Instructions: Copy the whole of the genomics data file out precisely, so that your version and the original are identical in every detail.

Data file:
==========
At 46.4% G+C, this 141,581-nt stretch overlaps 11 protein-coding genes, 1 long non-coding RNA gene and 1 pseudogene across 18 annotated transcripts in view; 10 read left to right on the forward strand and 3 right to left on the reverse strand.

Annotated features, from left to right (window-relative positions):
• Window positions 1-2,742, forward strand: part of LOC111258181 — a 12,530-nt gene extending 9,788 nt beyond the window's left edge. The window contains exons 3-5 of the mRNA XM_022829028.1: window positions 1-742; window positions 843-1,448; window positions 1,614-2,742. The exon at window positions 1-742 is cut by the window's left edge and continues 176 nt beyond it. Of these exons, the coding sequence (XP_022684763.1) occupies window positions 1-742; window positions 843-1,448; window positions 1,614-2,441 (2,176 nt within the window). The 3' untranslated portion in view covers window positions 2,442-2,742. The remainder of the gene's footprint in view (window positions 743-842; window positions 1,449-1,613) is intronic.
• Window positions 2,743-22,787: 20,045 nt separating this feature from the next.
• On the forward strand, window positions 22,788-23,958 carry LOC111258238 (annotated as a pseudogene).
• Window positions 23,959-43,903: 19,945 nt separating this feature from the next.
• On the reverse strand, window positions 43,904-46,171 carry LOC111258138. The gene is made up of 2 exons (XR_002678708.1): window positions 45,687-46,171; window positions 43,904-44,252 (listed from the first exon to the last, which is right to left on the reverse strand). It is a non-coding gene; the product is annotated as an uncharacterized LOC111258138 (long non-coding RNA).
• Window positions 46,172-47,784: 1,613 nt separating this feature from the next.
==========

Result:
At 46.4% G+C, this 141,581-nt stretch overlaps 11 protein-coding genes, 1 long non-coding RNA gene and 1 pseudogene across 18 annotated transcripts in view; 10 read left to right on the forward strand and 3 right to left on the reverse strand.

Annotated features, from left to right (window-relative positions):
• Window positions 1-2,742, forward strand: part of LOC111258181 — a 12,530-nt gene extending 9,788 nt beyond the window's left edge. The window contains exons 3-5 of the mRNA XM_022829028.1: window positions 1-742; window positions 843-1,448; window positions 1,614-2,742. The exon at window positions 1-742 is cut by the window's left edge and continues 176 nt beyond it. Of these exons, the coding sequence (XP_022684763.1) occupies window positions 1-742; window positions 843-1,448; window positions 1,614-2,441 (2,176 nt within the window). The 3' untranslated portion in view covers window positions 2,442-2,742. The remainder of the gene's footprint in view (window positions 743-842; window positions 1,449-1,613) is intronic.
• Window positions 2,743-22,787: 20,045 nt separating this feature from the next.
• On the forward strand, window positions 22,788-23,958 carry LOC111258238 (annotated as a pseudogene).
• Window positions 23,959-43,903: 19,945 nt separating this feature from the next.
• On the reverse strand, window positions 43,904-46,171 carry LOC111258138. The gene is made up of 2 exons (XR_002678708.1): window positions 45,687-46,171; window positions 43,904-44,252 (listed from the first exon to the last, which is right to left on the reverse strand). It is a non-coding gene; the product is annotated as an uncharacterized LOC111258138 (long non-coding RNA).
• Window positions 46,172-47,784: 1,613 nt separating this feature from the next.